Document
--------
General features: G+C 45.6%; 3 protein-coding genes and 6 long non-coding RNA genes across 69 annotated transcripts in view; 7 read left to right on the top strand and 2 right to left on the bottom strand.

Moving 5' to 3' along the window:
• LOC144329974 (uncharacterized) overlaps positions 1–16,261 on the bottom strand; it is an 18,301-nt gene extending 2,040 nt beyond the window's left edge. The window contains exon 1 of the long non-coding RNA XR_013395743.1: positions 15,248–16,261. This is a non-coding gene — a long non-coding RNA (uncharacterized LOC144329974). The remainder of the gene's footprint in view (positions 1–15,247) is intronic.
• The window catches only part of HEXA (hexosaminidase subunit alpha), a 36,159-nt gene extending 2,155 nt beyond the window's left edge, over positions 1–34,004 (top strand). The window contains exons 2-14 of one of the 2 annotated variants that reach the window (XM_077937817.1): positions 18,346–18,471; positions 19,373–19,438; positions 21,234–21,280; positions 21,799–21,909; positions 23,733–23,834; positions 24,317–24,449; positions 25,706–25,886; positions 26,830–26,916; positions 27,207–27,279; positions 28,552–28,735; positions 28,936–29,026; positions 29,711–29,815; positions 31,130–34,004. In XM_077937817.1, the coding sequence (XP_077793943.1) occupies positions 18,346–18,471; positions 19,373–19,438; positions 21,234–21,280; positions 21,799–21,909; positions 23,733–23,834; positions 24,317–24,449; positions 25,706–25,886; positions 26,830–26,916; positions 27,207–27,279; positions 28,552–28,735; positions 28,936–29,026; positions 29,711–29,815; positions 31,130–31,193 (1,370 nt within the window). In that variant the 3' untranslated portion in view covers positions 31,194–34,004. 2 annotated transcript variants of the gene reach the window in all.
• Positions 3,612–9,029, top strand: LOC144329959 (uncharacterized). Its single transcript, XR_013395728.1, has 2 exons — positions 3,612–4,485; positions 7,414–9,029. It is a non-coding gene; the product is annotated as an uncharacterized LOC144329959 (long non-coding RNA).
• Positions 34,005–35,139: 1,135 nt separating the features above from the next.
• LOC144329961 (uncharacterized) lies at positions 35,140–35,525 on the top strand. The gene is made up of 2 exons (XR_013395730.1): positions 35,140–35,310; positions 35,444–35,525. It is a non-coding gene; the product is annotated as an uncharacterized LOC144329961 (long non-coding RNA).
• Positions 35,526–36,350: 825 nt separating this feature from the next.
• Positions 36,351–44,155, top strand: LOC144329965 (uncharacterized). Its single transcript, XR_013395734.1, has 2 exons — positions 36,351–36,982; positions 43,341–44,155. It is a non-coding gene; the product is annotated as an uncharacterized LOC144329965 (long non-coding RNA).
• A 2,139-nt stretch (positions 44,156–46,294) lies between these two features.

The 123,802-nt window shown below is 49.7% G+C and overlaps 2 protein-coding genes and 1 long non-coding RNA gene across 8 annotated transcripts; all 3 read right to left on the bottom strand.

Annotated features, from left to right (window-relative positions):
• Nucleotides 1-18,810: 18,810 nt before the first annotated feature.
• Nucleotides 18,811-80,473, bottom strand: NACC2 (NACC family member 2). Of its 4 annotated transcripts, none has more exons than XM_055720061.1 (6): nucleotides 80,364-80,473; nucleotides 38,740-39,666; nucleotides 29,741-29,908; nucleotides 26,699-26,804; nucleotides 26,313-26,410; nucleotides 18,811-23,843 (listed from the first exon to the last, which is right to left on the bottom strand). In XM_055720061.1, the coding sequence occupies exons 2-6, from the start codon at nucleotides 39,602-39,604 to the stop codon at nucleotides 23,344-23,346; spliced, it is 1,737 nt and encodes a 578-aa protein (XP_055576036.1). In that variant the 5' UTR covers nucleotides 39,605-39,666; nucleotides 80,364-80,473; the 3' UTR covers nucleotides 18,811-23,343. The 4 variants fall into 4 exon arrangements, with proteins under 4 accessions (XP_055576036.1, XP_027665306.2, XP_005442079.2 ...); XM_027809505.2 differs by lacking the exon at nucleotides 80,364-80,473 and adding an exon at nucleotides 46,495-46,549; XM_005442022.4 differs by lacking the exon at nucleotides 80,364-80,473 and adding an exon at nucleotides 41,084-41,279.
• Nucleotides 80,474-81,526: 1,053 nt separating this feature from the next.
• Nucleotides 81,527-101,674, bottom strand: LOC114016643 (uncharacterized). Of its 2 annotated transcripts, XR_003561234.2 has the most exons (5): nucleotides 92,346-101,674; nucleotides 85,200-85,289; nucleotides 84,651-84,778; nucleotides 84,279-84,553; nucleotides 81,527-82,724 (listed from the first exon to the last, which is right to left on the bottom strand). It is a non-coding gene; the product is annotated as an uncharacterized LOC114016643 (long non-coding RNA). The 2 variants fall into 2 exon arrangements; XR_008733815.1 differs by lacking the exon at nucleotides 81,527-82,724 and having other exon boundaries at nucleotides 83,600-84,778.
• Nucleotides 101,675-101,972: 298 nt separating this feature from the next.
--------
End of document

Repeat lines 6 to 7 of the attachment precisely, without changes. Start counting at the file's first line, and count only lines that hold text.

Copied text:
• Positions 34,005–35,139: 1,135 nt separating the features above from the next.
• LOC144329961 (uncharacterized) lies at positions 35,140–35,525 on the top strand. The gene is made up of 2 exons (XR_013395730.1): positions 35,140–35,310; positions 35,444–35,525. It is a non-coding gene; the product is annotated as an uncharacterized LOC144329961 (long non-coding RNA).